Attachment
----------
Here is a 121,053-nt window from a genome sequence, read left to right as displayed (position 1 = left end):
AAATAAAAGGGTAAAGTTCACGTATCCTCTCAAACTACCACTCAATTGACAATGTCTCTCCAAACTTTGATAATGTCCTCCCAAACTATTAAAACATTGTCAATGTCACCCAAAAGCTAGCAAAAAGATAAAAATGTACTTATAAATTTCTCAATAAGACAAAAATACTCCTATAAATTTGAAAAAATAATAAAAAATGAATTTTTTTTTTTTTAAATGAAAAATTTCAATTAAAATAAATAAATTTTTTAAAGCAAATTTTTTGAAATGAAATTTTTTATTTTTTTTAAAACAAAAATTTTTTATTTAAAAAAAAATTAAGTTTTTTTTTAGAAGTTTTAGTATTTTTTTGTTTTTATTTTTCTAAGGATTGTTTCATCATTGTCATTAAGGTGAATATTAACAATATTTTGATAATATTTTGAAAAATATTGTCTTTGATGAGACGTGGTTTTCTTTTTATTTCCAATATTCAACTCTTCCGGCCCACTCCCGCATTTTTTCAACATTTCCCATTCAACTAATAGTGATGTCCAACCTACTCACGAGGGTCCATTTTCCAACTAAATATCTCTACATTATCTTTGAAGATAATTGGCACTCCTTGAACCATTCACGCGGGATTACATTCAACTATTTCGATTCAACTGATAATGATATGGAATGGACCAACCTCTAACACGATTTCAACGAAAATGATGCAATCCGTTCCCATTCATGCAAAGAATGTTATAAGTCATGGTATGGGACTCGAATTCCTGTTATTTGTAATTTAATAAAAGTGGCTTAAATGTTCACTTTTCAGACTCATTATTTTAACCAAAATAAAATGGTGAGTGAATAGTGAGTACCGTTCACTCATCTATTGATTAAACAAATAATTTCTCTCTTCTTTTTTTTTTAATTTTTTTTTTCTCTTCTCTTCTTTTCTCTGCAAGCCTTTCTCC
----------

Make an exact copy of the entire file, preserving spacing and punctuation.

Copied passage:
Here is a 121,053-nt window from a genome sequence, read left to right as displayed (position 1 = left end):
AAATAAAAGGGTAAAGTTCACGTATCCTCTCAAACTACCACTCAATTGACAATGTCTCTCCAAACTTTGATAATGTCCTCCCAAACTATTAAAACATTGTCAATGTCACCCAAAAGCTAGCAAAAAGATAAAAATGTACTTATAAATTTCTCAATAAGACAAAAATACTCCTATAAATTTGAAAAAATAATAAAAAATGAATTTTTTTTTTTTTAAATGAAAAATTTCAATTAAAATAAATAAATTTTTTAAAGCAAATTTTTTGAAATGAAATTTTTTATTTTTTTTAAAACAAAAATTTTTTATTTAAAAAAAAATTAAGTTTTTTTTTAGAAGTTTTAGTATTTTTTTGTTTTTATTTTTCTAAGGATTGTTTCATCATTGTCATTAAGGTGAATATTAACAATATTTTGATAATATTTTGAAAAATATTGTCTTTGATGAGACGTGGTTTTCTTTTTATTTCCAATATTCAACTCTTCCGGCCCACTCCCGCATTTTTTCAACATTTCCCATTCAACTAATAGTGATGTCCAACCTACTCACGAGGGTCCATTTTCCAACTAAATATCTCTACATTATCTTTGAAGATAATTGGCACTCCTTGAACCATTCACGCGGGATTACATTCAACTATTTCGATTCAACTGATAATGATATGGAATGGACCAACCTCTAACACGATTTCAACGAAAATGATGCAATCCGTTCCCATTCATGCAAAGAATGTTATAAGTCATGGTATGGGACTCGAATTCCTGTTATTTGTAATTTAATAAAAGTGGCTTAAATGTTCACTTTTCAGACTCATTATTTTAACCAAAATAAAATGGTGAGTGAATAGTGAGTACCGTTCACTCATCTATTGATTAAACAAATAATTTCTCTCTTCTTTTTTTTTTAATTTTTTTTTTCTCTTCTCTTCTTTTCTCTGCAAGCCTTTCTCC